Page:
The Buddhist religion practices a series of mantras or sacred pronouncements that are believed to contain spiritual and mystical efficacy. It is an effort to advance one’s spiritual wisdom and ultimately bring spiritual enlightenment.
One mantra which is considered to be the King of Mantras due to its long length and revered importance is the Shurangama Mantra, which has been practiced by Buddhist practitioners for over one thousand years.
The Buddhist Shurangama Mantra is a dhāranī or a long mantra that is mainly practiced in China, Japan, and Korea. The mantra translates to “The Light on the Crown of the Buddha,” in which the crown refers to the transformation Buddha that lies on top of the crown which spoke the mantra. Its phrases are both subtle and wonderful, with every phrase having its own unique function and esoteric wonder. It is believed to bring the fruition of light and virtue from the darkness.
It is one of two mantras that are part of the Proper Dharma—the other being the Shurangama Sutra which is a text that describes the Shurangama Mantra. According to the Shurangama Sutra, the Shurangama Mantra was passed down by the Buddha Shakyamuni to Manjushri Bodhisattva as protection for Bhikshu Ananda when he decided to become an Arhat.
The mantra is regarded as one of the most important mantras because it comprises all the doctrines of the Buddahadharma. The mantra is also known to frequently reference different Buddhist deities. It is divided into five of the following divisions which are each associated with different directions and different Buddhist deities:
1. The Vajra Division is associated with the east, with Akshobhya Buddha as the host.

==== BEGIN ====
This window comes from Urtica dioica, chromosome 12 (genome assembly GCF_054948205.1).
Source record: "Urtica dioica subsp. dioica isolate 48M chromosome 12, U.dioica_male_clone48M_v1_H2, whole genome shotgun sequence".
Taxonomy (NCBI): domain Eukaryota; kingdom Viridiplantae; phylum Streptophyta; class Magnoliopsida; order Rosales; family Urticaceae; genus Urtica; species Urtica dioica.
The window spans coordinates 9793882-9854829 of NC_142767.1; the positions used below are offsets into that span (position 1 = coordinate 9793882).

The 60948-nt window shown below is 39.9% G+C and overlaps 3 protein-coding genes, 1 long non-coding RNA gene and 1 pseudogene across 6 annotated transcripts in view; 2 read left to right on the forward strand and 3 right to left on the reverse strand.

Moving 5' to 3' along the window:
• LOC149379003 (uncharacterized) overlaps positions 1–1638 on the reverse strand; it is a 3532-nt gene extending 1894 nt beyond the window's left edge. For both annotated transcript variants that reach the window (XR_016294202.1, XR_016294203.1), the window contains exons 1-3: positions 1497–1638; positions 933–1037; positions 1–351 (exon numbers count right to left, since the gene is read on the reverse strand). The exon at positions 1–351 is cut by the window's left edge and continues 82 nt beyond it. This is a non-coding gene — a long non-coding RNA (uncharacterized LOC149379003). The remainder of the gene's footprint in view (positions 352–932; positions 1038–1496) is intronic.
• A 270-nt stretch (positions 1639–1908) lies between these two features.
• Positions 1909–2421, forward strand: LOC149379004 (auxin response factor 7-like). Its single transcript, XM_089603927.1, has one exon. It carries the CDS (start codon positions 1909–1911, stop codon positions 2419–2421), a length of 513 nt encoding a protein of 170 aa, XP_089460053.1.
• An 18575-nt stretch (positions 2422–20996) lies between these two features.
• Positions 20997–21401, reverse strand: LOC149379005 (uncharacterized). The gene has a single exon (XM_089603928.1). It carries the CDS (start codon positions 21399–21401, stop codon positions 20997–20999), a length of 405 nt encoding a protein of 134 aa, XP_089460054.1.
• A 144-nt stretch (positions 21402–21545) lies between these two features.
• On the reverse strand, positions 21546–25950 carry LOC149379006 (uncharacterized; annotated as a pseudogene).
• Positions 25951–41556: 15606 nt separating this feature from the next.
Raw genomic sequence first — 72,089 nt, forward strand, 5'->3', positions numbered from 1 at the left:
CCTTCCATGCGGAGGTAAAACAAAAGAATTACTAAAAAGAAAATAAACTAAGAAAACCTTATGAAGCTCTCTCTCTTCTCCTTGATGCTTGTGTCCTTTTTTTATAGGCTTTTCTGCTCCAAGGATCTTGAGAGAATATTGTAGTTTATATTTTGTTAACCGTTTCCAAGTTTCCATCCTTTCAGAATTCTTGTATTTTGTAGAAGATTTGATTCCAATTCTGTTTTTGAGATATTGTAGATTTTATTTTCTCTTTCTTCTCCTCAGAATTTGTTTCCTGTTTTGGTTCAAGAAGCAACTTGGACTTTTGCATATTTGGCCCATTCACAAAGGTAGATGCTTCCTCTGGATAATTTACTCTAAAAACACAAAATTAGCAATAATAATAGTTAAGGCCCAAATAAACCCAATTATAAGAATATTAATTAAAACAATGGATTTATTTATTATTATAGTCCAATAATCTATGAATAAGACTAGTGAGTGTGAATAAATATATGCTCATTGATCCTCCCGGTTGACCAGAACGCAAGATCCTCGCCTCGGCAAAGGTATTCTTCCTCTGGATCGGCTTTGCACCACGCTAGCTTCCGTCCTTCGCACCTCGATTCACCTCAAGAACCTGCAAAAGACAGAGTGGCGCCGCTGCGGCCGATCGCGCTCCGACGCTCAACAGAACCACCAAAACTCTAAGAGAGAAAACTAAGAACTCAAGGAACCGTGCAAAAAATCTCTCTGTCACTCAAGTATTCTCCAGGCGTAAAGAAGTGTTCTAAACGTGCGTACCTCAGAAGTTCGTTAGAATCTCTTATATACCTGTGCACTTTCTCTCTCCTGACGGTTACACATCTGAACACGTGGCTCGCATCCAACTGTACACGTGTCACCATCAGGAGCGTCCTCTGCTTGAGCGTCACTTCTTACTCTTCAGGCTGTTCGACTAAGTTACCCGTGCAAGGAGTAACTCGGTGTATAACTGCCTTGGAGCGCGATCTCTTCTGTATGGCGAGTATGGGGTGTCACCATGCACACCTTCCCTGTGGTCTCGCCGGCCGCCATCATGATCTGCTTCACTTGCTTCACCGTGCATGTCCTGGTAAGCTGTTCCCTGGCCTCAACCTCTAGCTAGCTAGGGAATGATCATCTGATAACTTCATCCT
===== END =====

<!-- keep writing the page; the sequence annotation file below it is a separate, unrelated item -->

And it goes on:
2. The Production of Jewels Division is associated with the south, with Jeweled Birth Buddha as the host.
3. The Buddha Division is known as the central division, with Shakyamuni Buddha as the host.
4. The Lotus Division is associated with the west, and Amitabha Buddha is the host.
5. And finally, the Karma Division is associated with the north and Accomplishment Buddha is the host.
The King of Mantras is regarded as both the function and substance of the Buddhadharma. In fact, the livelihood of the Buddhadharma is dependent on this mantra, for it is believed that if there is not a single person who recites this mantra anymore, then the world will plummet and fall apart because the Proper Dharma does not exist anymore.
Essentially, both the flourishing and demise of Buddhism are highly dependent on the Shurangama Mantra. Its efficacious phrases ensure that heaven and earth are not destroyed; ultimately, it keeps the world from ending. It is even said that with its recitation, the heavens shake and the earth trembles, ghosts and spirits wail, demons keep distance, and mountain and river sprites hide.
As beautifully described by the Shakyamuni Buddha, the Shurangama Mantra is a veil of protection, for anyone that recites it—whether with little memory or not—will not be harmed by poison in his entire life. The King of Mantras is truly a powerful mantra that protects its practitioners from all harm and sustains the balance of life, heaven, and the earth.